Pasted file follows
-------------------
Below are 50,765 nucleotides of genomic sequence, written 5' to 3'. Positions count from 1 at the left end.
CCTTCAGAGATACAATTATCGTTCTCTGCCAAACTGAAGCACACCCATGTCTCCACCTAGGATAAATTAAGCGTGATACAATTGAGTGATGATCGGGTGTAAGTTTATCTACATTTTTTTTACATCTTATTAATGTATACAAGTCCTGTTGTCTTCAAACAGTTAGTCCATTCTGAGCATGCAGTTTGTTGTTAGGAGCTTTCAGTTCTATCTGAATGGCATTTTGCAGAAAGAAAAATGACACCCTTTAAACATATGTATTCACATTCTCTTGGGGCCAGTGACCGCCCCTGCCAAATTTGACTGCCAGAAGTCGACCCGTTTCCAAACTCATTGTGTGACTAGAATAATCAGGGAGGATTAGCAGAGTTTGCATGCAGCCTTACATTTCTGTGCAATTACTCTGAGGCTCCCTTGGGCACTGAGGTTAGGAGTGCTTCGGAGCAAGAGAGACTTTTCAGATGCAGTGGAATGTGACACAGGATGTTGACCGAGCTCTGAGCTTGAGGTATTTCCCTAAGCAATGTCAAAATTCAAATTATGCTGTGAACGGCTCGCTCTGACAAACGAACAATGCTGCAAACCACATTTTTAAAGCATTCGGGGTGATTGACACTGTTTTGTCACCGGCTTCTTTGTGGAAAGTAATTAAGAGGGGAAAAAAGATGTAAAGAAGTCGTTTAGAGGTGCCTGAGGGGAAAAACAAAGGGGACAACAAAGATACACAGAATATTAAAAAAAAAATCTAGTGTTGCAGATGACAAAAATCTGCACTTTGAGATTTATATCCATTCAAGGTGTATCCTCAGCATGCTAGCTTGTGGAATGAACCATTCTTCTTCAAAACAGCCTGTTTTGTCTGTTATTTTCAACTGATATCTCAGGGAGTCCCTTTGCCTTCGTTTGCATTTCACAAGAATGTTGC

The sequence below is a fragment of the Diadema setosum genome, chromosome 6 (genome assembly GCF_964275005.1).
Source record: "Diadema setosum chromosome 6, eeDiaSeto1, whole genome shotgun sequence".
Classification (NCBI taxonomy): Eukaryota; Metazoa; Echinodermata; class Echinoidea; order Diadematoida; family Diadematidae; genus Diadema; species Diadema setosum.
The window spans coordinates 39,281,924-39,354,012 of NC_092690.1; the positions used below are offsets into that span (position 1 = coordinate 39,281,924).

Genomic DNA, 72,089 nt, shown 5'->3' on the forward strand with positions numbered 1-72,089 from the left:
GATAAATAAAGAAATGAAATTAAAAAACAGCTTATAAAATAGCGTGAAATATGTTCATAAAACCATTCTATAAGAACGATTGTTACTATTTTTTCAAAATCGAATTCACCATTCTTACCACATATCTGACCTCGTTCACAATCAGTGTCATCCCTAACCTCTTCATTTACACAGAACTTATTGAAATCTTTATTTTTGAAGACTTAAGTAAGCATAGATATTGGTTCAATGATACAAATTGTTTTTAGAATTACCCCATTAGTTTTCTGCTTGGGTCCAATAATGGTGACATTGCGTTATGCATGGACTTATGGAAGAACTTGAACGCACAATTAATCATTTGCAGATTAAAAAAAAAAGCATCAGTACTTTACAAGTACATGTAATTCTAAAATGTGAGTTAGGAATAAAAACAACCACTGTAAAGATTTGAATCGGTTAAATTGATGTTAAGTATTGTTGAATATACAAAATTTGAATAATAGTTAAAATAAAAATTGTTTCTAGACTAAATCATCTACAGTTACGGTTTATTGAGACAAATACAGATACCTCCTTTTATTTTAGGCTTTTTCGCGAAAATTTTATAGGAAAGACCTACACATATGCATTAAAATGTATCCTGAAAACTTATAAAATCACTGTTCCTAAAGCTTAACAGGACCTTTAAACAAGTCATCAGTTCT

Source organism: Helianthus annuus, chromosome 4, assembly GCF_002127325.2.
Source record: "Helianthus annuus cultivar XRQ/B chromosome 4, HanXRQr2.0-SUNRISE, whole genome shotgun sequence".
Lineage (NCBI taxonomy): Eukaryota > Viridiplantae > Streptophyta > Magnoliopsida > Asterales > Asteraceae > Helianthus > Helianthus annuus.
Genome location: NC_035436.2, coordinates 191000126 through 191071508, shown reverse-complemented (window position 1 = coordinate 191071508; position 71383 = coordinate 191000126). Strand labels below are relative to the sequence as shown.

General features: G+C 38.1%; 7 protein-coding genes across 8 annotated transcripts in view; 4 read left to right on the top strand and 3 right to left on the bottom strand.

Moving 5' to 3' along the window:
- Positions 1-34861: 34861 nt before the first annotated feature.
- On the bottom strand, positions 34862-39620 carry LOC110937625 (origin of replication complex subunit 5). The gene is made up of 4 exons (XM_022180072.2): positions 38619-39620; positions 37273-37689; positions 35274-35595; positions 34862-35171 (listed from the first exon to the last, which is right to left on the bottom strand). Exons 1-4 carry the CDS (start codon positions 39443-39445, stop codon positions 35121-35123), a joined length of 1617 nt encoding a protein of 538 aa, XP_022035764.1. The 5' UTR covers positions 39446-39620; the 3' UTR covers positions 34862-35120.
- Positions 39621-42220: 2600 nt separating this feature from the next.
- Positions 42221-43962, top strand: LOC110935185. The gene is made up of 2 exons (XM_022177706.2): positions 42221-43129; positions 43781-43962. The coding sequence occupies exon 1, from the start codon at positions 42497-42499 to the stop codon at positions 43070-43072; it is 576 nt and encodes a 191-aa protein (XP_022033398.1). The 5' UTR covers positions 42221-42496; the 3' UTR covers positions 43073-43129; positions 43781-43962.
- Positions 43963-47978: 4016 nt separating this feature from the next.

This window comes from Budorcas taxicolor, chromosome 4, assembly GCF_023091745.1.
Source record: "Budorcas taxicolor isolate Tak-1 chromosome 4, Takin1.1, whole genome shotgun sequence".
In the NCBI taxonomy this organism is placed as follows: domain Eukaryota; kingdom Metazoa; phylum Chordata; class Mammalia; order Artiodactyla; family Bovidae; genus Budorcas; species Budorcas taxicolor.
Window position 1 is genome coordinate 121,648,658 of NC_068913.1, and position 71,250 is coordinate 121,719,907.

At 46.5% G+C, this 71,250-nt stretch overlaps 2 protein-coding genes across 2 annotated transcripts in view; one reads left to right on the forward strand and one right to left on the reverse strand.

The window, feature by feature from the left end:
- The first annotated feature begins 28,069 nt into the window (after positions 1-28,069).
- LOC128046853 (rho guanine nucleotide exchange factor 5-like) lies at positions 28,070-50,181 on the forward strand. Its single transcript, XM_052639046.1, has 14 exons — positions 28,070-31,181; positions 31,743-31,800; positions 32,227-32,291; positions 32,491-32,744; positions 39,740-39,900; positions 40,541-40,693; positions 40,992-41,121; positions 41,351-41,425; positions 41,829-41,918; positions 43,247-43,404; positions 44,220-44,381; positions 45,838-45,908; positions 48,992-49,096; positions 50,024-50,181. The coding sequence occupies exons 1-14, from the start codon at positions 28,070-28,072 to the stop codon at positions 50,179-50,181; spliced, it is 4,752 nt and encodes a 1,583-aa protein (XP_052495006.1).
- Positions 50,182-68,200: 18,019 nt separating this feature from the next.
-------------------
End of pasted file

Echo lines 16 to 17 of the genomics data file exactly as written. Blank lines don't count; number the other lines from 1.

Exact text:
- On the bottom strand, positions 34862-39620 carry LOC110937625 (origin of replication complex subunit 5). The gene is made up of 4 exons (XM_022180072.2): positions 38619-39620; positions 37273-37689; positions 35274-35595; positions 34862-35171 (listed from the first exon to the last, which is right to left on the bottom strand). Exons 1-4 carry the CDS (start codon positions 39443-39445, stop codon positions 35121-35123), a joined length of 1617 nt encoding a protein of 538 aa, XP_022035764.1. The 5' UTR covers positions 39446-39620; the 3' UTR covers positions 34862-35120.
- Positions 39621-42220: 2600 nt separating this feature from the next.